• seperator

Turn the heat down down and escape into coins

Get ready to be shell shocked when your winter heating bills arrive. I have seen a number of estimates of the expected percentage increase for the average home owner. None is encouraging. They are all very large. They all will pinch the average budget. The one that most sticks in my mind forecasts a 70 percent hike. As with all forecasts, it could be more. It could be less. I am betting on more, or more correctly phrased, I will suck in my gut when the bills start arriving and will try not to be shocked at the large numbers. Good luck to all readers trying to meet the expense. We will all need to make adjustments.

How will Americans pay these bills? Some will simply be overwhelmed. Virtually everybody else will be cancelling or scaling back other expenditures. Any collector going through this exercise might be tempted to scale back his hobby expenditures. I cannot fault this sense of responsibility, but I would like to point out some other factors to consider.

I started thinking about this when I heard word around here in Iola that a fellow (a noncollector, or at least not a regular collector) was supposedly selling off some coins that he had inherited from his mother to get some cash to pay his expected heating bills. You know how small towns are. We talk. Word gets around. Notice I am not naming names.

Is selling off coins a good idea? Is suspending your regular hobby purchases a good idea? I don’t think so on both counts.

I have historical reasons to answer no to the first question and I have what I think are compelling personal reasons for answering no to the second.

Coin prices went up during the 1973-1974 oil pinch and again in the 1979-1980 crunch. Wouldn’t you feel somewhat upset with yourself if you sold off some coins to meet current bills only to see them jump higher by substantial amounts in future years? I would. If we indeed are condemned to repeat the pattern of the 1970s, it would be far better to hang onto your collection and get the benefit of the general inflation that likely will accompany rising oil prices. Sure I know some pundits think that oil can somehow be walled off from the rest of the economy and its increasing price will not feed a general inflation. I don’t buy it. In fact I wrote a column dated Oct. 12, 2004, on the day oil first hit $50 saying the lesson of the 1976-1980 gold boom was that we shouldn’t be surprised if oil went substantially higher. I got a “aren’t you cute (read gullible)” type reaction from a stock broker, but the unhappy news is that so far I have been right. (Naturally, it would have been easier to swallow being wrong in that column rather than experience my current weekly encounters at the gas station.)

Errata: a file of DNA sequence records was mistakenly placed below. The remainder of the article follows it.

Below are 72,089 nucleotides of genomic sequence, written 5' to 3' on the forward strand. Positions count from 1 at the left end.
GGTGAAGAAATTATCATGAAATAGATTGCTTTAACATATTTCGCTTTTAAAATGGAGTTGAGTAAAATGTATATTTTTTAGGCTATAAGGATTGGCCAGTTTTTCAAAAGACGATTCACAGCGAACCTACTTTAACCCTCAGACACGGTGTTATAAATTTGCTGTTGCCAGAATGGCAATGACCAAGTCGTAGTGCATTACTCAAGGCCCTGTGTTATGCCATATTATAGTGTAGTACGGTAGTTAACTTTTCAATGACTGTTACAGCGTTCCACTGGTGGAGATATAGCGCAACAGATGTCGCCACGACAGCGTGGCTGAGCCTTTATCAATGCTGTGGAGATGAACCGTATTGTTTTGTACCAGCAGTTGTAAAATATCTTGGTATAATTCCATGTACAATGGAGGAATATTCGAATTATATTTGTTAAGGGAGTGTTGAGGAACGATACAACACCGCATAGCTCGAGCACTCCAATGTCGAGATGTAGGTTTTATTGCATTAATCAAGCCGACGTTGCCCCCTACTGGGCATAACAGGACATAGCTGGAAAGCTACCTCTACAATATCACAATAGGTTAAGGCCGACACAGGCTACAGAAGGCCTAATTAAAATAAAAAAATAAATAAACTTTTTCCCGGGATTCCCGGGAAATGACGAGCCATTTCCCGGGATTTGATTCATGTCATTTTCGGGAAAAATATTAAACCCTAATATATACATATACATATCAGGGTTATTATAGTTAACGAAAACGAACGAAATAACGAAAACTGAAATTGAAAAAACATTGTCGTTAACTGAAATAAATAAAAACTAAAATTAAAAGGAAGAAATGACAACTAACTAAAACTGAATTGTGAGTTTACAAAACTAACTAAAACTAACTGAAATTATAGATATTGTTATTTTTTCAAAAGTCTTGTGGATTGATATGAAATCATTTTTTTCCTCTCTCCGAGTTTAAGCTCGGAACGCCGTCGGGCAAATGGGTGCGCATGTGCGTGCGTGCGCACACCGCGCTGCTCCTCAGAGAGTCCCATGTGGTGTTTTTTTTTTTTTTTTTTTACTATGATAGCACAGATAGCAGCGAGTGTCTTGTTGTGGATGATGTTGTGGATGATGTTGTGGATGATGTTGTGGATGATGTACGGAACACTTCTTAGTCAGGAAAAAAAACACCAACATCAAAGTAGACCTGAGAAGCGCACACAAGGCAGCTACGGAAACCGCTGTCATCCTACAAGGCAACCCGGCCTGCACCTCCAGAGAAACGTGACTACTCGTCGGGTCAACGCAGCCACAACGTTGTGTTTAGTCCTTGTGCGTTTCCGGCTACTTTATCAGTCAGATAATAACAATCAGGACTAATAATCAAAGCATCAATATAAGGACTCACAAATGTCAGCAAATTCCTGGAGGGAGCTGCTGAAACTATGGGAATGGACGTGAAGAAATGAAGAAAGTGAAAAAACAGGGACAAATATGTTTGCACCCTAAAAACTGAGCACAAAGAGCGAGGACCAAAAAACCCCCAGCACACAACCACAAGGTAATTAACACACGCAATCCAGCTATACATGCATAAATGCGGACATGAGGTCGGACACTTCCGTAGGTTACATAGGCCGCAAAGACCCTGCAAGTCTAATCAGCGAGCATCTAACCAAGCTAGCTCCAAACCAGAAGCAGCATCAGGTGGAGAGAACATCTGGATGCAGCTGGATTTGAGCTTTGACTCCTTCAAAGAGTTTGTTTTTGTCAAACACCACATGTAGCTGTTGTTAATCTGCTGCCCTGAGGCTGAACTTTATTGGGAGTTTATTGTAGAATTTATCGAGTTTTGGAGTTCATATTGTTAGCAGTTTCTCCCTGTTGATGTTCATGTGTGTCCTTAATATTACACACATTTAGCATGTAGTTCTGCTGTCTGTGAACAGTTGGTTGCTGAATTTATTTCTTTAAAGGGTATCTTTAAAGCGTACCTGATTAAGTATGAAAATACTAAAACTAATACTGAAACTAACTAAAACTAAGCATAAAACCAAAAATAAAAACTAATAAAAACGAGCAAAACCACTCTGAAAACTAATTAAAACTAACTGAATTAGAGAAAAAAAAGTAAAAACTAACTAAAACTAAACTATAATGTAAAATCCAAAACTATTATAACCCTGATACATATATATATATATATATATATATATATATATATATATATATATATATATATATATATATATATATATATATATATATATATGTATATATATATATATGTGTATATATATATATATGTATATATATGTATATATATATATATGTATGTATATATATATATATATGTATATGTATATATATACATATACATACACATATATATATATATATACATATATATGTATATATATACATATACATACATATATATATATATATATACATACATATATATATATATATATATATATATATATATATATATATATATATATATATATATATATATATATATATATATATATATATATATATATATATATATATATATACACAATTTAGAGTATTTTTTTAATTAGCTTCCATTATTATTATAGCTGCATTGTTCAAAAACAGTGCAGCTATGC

The good news, though, is if I am wrong about a general inflation, it would likely mean that oil (and natural gas for that matter) is no longer spiking. If that is the case, the proper response again is to keep your coins. Either way, the historical record says keep your coins.

That takes care of the selling your coins question. Now how about suspending purchases? I have written many times in the past that the best financial outcomes for any collector is to methodically assemble sets over many years.

These collections sell for more money than hodgepodge accumulations. Your cost basis is also likely to be more reasonable because you aren’t chasing hot items at market tops and you don’t give up buying at market bottoms. You just keep working at it. This diligence is rewarded at the end of your hobby career. If you suspend your buying now, you are acting counter to this natural dollar cost averaging. It also leaves you open to the possibility that you won’t start again at a good time, or you might never restart at all. That wouldn’t be good. This is your hobby. You derive pleasure from it. It helps you relax. It keeps your mind sharp. While these benefits may be unprovable by me, in your own heart you know the answer.

My answer is put on a sweater and escape into our hobby world. Don’t drag that world into the cold, and I do mean cold, problems of the coming winter. You’ll thank me in the year 2023.

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